Facebook's F8 conference last week in San Francisco marked a public pivot point for the social network, which is hardly your father's social network anymore.
Of course, Facebook has been pivoting internally for most of its 10-year history. Beside continuing to run the world's largest and most influential social network -- which is quite an accomplishment on its own merit -- it is building out a number of new data centers, developing scads of open-source development tools, acquiring promising companies such as Instagram, WhatsApp, Oculus VR and PrivateCore, and adding to its base of 9,200 full-time employees.
Facebook hasn't put its $2.94 billion in profits from the last fiscal year into a savings account. Before our very eyes, we've watched a company that was originally designed to help college nerds meet girls become an impact player, connecting people around the world. It has evolved into an innovative IT impact player of instant communication, commerce, entertainment, and now, journalism.
Facebook's List of 'To-Do's'
At F8, the Menlo Park, Calif.-based company announced an ambitious list of "already-doing" and "to-do" items, setting the scene for the next 10 years. They include:
--Fortifying Messenger so that it has its own development and cloud-service platform. Who knew that a simple messaging function could be developed to enable video exchange, payments and a list of other functions outside of native or Web-based apps? Go here to see more detail about this.
--It will enable users to read popular news sites without leaving Facebook. The New York Times, National Geographic and Buzzfeed will be some of the first to post their content directly within the site. This means that stories wouldn't just appear as links in the News Feed, but as content that can be directly shared or liked. Facebook is busy behind the scenes working on interesting new content deals.
--It is taking high-definition video another step higher with soon-to-come support for "spherical videos"—immersive, 3D-like videos for its standard news stream. Nobody else is attempting this. Go here to see more detail.
Finally, Facebook has come up with a solution to solve all discord in the Middle East. Well, okay, that last one is wishful thinking, not something that was actually discussed at F8. But check back here next year and we'll see if some progress has been made.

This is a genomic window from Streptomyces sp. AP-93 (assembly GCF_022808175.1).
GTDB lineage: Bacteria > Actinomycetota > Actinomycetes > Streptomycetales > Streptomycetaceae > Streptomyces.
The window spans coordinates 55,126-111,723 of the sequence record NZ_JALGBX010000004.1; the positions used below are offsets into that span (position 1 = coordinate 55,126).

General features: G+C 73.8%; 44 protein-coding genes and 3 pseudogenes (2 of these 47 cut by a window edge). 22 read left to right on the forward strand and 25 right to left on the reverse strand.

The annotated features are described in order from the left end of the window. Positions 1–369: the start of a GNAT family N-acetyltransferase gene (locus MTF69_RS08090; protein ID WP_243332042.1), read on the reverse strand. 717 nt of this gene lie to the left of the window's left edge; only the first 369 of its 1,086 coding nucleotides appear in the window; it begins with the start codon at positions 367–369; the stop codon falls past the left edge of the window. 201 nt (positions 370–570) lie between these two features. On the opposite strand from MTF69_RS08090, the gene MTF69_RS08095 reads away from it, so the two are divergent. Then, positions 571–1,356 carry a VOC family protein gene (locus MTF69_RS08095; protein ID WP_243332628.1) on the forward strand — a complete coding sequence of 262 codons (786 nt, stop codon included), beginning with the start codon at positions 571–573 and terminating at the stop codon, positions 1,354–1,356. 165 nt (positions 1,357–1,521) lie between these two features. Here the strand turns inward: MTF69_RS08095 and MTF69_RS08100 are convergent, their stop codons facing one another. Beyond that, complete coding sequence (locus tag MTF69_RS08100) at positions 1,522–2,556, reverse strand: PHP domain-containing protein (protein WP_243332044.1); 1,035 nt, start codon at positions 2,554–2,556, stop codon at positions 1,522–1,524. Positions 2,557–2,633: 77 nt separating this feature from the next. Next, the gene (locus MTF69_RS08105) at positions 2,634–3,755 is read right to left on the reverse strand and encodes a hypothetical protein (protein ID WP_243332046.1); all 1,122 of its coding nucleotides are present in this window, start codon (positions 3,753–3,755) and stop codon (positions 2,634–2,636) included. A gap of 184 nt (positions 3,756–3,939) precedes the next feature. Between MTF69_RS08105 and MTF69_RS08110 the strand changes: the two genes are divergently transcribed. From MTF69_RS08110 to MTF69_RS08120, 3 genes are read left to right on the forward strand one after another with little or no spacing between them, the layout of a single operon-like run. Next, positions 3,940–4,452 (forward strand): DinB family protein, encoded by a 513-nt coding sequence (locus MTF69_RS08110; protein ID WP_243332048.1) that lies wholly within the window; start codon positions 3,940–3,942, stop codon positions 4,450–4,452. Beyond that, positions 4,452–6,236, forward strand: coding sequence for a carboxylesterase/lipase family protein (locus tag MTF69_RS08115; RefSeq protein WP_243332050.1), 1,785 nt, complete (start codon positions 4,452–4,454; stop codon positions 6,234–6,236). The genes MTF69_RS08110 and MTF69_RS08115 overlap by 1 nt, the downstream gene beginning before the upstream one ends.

New Channels for Trusted News
No. 1, in the opinion of at least one journalist, is the intriguing idea of enabling social networks like Facebook to become a direct distribution channel for legitimate journalism, such as that researched and published by the Times and other trusted news and information providers. Any channel that can be used to display legitimate news sources is a good one.
Facebook wants people to use its Blue App for as many hours in the day as possible. Adding any Web content or service that will make people stick is all good, but legitimate news sources are the most useful content. Bringing original content directly from media outlets such as those noted above to Facebook's dedicated users is a clear win-win for everybody.
This pending agreement with the Times, for example, could help newspapers stay in business using a revenue-sharing model. It's almost like Facebook serving as a 21st-century newsboy ("Extra! Extra! Read all about it!"). In fact, CEO Mark Zuckerberg has often compared Facebook to a new-generation newspaper, full of local and personalized news for each reader.
One option in this scenario is that instead of the usual-suspect ads that publishers place on their stories, a single ad in a custom format could be displayed for each article. Although the site has experimented with the model for a few high-visibility brands, such as a deal with Verizon and the NFL to put Verizon ads next to football clips, it would require a change in Facebook's relationship with publishers.
Could Work for Local Newspapers
This experimentation doesn’t have to be relegated only to the Times and other national publications. Facebook, which is already quite localized with its ad distribution, could also carve out similar deals with smaller, local newspapers for targeted news stories for individuals.
This way, Facebook users wouldn't have to rely on friends or Twitter to tell them about the gas leak downtown that has caused a city block to be closed off to traffic and pedestrians.
Stay tuned. Lots of interesting things happening in this sector.